China last year became the world's fifth-biggest arms supplier with 5 percent of the market, according to the Stockholm International Peace Research Institute. Pakistan was its biggest buyer.

Turkish Defence Minister Ismet Yilmaz's statement also said a contract to produce six corvette ships by Koc Holding , Turkey's biggest conglomerate, had been cancelled. A contract to build two ships would be awarded to the Turkish naval shipyard. The construction of four remaining ships will be put out to tender later, Yilmaz said.

Koc Holding was recently accused of backing the 1997 military overthrow of Turkey's first Islamist-led government, sending the firm's shares tumbling on fears of a deepening vendetta against the country's secular business elite.
No this SAM deal is not the only China Turkey defense project, there were many more.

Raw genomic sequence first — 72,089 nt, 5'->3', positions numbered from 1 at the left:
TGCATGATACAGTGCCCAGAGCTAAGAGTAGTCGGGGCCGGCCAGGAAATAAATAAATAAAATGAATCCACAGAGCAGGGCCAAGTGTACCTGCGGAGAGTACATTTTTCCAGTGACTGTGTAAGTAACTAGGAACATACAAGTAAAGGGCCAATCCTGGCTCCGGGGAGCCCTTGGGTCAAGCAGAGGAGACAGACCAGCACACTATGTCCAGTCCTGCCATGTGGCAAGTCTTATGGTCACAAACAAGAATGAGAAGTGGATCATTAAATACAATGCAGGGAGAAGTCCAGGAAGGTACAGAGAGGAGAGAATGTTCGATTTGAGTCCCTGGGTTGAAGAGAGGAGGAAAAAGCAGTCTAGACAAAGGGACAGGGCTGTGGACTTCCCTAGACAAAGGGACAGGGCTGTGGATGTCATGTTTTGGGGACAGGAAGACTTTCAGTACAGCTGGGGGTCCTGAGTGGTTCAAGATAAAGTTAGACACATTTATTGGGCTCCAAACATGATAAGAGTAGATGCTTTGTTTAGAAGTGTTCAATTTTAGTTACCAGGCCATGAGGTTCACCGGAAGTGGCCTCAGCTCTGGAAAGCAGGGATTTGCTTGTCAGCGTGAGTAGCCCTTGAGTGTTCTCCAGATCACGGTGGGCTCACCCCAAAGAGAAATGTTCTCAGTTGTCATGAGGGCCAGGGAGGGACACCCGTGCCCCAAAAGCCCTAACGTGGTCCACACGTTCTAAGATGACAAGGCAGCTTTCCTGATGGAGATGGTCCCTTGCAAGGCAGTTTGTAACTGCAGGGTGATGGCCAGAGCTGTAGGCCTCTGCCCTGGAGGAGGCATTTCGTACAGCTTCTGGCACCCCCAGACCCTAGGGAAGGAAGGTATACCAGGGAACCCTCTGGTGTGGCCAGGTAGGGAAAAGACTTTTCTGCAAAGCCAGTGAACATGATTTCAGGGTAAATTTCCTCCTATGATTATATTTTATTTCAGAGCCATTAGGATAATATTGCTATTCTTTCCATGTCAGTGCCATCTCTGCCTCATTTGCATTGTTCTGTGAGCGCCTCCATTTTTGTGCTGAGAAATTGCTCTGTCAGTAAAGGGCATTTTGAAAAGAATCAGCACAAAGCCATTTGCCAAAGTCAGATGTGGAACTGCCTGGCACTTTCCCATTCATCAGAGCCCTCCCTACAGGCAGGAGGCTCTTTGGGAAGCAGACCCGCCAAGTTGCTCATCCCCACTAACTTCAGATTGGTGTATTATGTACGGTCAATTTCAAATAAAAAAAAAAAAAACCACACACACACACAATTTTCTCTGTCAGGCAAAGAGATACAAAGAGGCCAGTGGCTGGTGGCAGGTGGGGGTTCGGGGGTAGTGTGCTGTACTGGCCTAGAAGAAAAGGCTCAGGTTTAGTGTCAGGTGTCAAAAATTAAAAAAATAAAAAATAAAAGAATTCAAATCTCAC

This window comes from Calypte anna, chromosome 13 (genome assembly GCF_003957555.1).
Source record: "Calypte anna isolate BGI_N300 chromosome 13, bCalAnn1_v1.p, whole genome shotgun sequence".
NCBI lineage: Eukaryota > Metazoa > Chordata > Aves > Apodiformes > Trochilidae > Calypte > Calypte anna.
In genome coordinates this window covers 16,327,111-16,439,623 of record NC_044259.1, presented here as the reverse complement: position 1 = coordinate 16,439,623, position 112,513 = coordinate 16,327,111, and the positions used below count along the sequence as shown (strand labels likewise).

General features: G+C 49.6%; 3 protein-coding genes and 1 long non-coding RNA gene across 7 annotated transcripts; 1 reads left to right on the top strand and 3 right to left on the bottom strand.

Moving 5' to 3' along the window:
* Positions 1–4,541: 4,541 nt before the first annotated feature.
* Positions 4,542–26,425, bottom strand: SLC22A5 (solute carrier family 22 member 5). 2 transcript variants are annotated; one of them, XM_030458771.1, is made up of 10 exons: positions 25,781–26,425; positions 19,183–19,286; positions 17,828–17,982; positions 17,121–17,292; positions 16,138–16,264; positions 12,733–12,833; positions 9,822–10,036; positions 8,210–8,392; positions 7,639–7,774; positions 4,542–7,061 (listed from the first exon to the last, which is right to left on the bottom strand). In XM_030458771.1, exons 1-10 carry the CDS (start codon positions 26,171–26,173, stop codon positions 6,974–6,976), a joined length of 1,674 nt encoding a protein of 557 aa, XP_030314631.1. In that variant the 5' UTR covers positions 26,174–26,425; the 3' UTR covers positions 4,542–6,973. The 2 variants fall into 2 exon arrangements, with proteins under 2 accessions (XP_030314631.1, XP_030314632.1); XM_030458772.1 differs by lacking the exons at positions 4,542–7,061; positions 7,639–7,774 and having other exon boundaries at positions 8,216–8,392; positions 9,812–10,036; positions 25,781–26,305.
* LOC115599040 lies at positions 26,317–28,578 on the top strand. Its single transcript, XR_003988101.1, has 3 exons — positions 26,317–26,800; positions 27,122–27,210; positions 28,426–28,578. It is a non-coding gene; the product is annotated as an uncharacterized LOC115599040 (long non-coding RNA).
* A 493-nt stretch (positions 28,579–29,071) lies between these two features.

The Turkish government launched a probe into the taxes of Koc energy firms in July, weeks after criticising one of the family's hotels for sheltering protesters during anti-government unrest that rocked several cities over the summer.

Monday, September 07, 2009

Chinese Missiles on display during Turkey's Victory Day Parade.

Despite the recent Sino-Turkey political fallout concerning the unrest in Xinjiang, imported Chinese missiles were prominently featured in this year's victory day parade. At the same time, Turkey also hosted the "Friends of Democratic Pakistan" meeting in which the Chinese government was invited. (here) There is something to be said about the civil-military relationship in many different countries -- sometimes they are clearly NOT on the same page. However, no one in the PRC is under the illusion that Turkey can continue its close military ties with China (overtly) if the Turkish public continues to press the Uyghur issue.